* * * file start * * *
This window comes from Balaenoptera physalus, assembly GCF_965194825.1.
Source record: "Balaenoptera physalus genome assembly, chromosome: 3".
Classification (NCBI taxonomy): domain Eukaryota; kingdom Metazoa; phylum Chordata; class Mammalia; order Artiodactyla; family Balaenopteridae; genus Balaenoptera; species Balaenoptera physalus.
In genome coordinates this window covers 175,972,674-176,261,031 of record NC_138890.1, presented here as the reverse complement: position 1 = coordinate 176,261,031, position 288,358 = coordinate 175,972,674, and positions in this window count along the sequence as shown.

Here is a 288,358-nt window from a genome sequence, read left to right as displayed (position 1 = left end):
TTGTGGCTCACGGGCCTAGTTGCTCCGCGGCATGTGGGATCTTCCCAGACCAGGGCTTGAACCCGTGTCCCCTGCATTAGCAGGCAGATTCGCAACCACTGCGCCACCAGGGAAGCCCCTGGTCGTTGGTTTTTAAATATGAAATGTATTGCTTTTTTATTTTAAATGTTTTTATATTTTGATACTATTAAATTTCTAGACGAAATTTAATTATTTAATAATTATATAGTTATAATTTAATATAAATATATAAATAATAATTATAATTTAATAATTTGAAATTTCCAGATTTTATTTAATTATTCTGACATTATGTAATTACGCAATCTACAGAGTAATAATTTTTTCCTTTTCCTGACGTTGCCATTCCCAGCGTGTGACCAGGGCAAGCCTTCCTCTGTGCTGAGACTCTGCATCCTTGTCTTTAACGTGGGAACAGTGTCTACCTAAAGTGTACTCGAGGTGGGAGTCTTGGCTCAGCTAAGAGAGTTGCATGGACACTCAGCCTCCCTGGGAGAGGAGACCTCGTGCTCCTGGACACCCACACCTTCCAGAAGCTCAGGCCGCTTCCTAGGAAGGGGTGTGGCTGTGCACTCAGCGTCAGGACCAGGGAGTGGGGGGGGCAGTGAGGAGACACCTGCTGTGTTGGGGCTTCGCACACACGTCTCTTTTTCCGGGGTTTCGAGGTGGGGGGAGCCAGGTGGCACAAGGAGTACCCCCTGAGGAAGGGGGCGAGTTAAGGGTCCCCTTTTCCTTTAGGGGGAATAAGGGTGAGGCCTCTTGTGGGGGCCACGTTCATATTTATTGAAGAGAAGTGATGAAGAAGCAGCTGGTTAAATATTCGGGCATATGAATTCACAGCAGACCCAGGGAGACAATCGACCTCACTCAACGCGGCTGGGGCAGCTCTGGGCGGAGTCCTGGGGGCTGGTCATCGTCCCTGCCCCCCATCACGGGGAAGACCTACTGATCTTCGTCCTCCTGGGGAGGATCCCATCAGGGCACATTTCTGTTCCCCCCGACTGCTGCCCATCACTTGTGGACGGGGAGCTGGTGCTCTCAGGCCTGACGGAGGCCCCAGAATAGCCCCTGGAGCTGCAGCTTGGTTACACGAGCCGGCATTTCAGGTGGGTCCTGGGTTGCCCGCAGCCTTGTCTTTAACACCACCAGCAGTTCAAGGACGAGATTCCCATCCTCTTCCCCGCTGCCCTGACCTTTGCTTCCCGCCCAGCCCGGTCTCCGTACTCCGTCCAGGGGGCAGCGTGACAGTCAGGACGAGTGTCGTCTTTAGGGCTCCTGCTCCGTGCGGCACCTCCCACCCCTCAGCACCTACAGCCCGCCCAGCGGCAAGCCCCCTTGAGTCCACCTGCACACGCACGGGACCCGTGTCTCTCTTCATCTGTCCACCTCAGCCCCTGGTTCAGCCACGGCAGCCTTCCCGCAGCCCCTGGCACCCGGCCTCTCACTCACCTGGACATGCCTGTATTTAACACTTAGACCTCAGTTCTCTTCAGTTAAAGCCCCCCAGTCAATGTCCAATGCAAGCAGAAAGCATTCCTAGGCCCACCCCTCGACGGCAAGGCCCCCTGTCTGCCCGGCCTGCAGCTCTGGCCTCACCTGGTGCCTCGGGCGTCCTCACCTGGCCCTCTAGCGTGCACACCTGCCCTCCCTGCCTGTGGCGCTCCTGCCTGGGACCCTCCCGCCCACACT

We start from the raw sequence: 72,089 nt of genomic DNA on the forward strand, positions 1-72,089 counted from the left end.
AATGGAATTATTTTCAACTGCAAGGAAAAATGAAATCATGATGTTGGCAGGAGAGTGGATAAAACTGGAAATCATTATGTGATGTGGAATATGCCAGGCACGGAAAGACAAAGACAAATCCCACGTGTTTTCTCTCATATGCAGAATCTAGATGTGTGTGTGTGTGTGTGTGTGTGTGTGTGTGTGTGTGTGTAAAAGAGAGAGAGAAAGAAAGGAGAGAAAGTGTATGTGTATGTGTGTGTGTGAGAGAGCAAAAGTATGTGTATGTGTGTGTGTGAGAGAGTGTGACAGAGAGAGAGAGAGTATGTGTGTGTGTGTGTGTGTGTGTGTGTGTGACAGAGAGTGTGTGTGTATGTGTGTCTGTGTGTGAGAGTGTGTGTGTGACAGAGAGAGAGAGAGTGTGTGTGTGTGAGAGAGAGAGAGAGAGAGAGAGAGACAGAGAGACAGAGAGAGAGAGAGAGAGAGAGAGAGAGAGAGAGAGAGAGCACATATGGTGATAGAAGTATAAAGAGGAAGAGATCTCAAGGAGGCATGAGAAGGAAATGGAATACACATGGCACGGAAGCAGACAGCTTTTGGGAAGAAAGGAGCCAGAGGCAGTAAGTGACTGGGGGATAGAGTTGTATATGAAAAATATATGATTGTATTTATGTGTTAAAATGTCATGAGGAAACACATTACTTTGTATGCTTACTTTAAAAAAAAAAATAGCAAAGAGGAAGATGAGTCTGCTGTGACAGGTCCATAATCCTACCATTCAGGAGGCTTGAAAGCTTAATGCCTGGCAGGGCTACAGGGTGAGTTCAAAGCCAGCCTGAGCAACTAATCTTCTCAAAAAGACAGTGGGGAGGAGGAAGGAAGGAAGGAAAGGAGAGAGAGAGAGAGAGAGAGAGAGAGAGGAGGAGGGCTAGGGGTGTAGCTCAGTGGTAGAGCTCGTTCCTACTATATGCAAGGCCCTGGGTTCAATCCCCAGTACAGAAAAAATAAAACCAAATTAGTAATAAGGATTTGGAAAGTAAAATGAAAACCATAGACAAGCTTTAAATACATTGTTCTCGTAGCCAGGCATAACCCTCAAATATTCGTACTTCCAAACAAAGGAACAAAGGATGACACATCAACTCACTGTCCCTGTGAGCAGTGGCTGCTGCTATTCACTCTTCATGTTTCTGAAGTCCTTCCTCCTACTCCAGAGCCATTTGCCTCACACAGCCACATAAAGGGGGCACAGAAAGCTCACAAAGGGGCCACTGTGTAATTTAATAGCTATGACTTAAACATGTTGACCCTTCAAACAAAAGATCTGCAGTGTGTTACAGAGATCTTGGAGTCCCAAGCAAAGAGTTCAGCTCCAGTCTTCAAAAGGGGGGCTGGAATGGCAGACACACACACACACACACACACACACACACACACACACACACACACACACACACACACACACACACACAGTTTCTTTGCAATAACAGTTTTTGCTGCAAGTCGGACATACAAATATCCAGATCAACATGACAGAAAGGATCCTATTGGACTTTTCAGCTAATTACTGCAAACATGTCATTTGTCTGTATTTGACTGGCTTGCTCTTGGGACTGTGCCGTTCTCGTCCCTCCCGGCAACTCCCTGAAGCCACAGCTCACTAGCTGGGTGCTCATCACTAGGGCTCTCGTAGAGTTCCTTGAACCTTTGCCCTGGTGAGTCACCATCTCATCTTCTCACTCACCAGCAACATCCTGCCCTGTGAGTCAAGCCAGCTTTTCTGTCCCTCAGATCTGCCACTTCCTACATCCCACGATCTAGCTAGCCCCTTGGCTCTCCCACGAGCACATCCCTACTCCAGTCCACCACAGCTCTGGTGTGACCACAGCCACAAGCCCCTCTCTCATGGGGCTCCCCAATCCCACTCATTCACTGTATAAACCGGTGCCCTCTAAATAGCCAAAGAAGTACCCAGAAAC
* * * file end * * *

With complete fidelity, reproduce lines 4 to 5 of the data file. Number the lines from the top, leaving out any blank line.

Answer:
In genome coordinates this window covers 175,972,674-176,261,031 of record NC_138890.1, presented here as the reverse complement: position 1 = coordinate 176,261,031, position 288,358 = coordinate 175,972,674, and positions in this window count along the sequence as shown.

Here is a 288,358-nt window from a genome sequence, read left to right as displayed (position 1 = left end):